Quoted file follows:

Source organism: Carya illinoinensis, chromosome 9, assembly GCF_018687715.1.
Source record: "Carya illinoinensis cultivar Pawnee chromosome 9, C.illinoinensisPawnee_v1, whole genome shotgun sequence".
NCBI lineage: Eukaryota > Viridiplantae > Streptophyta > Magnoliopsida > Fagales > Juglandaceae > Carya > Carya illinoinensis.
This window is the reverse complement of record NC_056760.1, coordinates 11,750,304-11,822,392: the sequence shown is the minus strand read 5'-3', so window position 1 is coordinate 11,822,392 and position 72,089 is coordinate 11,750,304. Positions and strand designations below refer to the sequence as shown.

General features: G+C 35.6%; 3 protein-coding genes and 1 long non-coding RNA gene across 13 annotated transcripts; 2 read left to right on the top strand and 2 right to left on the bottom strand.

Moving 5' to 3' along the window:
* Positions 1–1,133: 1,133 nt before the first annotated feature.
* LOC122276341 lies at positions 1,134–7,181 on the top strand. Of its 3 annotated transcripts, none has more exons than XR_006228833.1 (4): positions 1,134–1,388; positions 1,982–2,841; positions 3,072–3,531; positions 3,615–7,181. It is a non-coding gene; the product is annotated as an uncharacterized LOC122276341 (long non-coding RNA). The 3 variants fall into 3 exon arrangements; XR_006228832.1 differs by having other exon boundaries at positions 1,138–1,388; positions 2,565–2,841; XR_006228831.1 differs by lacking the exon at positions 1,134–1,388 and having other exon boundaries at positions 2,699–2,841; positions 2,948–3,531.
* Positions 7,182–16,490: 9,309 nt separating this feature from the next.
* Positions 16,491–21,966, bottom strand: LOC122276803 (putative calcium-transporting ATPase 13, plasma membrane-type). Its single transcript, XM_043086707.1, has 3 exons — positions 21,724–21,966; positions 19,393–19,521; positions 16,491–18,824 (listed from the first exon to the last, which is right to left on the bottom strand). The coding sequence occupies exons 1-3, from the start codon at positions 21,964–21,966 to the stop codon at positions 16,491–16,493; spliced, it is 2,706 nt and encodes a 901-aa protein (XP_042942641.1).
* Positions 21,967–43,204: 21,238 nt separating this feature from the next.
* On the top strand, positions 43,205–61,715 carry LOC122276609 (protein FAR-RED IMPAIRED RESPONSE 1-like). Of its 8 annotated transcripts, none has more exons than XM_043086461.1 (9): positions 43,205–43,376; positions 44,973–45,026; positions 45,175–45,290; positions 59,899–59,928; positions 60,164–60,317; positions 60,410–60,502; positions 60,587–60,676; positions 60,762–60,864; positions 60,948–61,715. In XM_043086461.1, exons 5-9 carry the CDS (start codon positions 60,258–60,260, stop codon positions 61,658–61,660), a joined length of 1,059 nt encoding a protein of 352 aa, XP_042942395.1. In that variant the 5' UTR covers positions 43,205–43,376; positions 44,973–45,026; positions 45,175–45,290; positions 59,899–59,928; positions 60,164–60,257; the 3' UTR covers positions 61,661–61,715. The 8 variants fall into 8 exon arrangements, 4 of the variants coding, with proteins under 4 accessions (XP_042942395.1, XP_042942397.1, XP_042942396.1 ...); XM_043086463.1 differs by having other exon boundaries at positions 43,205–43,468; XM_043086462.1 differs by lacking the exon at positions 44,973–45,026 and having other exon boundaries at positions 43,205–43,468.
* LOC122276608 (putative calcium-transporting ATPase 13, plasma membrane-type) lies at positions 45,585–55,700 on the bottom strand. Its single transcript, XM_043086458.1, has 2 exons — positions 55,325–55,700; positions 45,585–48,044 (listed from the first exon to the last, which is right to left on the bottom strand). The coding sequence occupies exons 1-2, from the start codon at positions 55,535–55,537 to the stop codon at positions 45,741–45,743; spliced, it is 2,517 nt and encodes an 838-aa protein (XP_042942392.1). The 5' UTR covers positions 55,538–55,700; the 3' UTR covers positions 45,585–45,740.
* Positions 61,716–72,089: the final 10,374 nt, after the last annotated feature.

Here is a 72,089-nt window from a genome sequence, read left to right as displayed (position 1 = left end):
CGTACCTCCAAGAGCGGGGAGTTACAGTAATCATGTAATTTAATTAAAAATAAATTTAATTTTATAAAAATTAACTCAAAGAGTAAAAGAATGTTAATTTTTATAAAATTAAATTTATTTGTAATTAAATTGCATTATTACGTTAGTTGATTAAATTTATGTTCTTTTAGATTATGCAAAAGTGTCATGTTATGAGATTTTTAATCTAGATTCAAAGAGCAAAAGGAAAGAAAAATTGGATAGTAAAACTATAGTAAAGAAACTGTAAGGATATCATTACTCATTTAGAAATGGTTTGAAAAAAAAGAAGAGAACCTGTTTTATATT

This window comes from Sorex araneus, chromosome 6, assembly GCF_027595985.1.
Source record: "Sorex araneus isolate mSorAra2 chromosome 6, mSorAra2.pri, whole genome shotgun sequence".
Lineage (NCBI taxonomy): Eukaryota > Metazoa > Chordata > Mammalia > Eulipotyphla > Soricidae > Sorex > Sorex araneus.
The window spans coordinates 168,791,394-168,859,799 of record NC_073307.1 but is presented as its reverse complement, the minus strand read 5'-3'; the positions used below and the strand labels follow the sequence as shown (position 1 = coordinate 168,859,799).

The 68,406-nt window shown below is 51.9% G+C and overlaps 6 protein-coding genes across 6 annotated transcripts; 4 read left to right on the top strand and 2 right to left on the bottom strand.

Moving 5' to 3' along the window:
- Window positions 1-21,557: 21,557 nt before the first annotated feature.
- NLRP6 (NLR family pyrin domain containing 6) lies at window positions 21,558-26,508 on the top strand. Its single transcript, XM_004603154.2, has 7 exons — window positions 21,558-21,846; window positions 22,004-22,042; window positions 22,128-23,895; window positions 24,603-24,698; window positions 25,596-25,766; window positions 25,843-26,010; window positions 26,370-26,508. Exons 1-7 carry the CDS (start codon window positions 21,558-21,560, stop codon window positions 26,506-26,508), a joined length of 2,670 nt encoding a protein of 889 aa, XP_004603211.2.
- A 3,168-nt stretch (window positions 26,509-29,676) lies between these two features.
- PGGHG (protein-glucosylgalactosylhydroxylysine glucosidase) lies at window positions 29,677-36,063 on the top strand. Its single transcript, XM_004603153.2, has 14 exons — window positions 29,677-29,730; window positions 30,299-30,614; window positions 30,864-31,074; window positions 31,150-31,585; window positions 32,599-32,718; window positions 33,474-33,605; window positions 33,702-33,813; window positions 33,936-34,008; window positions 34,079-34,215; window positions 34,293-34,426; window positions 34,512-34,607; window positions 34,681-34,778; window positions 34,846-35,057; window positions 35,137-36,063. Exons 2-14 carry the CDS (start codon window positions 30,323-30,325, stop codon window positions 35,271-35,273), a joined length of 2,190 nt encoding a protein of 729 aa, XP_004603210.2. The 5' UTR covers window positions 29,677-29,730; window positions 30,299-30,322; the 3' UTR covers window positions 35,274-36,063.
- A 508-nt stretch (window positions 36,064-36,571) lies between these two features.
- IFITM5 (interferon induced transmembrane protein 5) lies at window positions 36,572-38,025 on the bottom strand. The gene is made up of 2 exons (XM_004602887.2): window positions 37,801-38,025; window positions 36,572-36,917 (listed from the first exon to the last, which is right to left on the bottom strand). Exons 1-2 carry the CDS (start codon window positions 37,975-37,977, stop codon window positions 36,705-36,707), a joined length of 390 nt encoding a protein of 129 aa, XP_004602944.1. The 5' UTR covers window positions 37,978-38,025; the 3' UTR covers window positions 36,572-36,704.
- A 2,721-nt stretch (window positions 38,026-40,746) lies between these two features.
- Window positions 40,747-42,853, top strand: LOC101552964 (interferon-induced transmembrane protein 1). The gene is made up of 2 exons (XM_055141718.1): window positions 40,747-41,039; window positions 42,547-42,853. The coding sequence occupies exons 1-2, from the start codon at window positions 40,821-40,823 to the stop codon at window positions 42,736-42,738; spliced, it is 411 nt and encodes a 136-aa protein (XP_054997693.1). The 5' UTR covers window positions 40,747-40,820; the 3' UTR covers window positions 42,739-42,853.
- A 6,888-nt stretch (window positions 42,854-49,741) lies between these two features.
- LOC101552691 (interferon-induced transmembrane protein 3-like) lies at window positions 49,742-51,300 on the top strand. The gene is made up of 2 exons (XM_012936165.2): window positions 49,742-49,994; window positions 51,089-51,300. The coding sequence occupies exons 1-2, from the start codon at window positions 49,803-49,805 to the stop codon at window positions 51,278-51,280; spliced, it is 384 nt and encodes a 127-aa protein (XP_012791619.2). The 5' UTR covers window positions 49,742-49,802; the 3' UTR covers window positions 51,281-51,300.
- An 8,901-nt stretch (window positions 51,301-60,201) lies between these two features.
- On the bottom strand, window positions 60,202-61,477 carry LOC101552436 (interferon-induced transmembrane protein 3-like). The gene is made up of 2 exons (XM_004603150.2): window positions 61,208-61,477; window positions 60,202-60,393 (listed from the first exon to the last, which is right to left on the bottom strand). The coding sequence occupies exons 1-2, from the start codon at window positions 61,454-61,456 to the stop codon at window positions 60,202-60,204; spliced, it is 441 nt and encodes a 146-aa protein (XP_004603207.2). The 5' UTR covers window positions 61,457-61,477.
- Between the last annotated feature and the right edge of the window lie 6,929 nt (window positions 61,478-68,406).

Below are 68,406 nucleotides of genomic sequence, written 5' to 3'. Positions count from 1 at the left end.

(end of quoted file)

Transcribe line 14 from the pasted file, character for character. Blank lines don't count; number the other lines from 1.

* Positions 61,716–72,089: the final 10,374 nt, after the last annotated feature.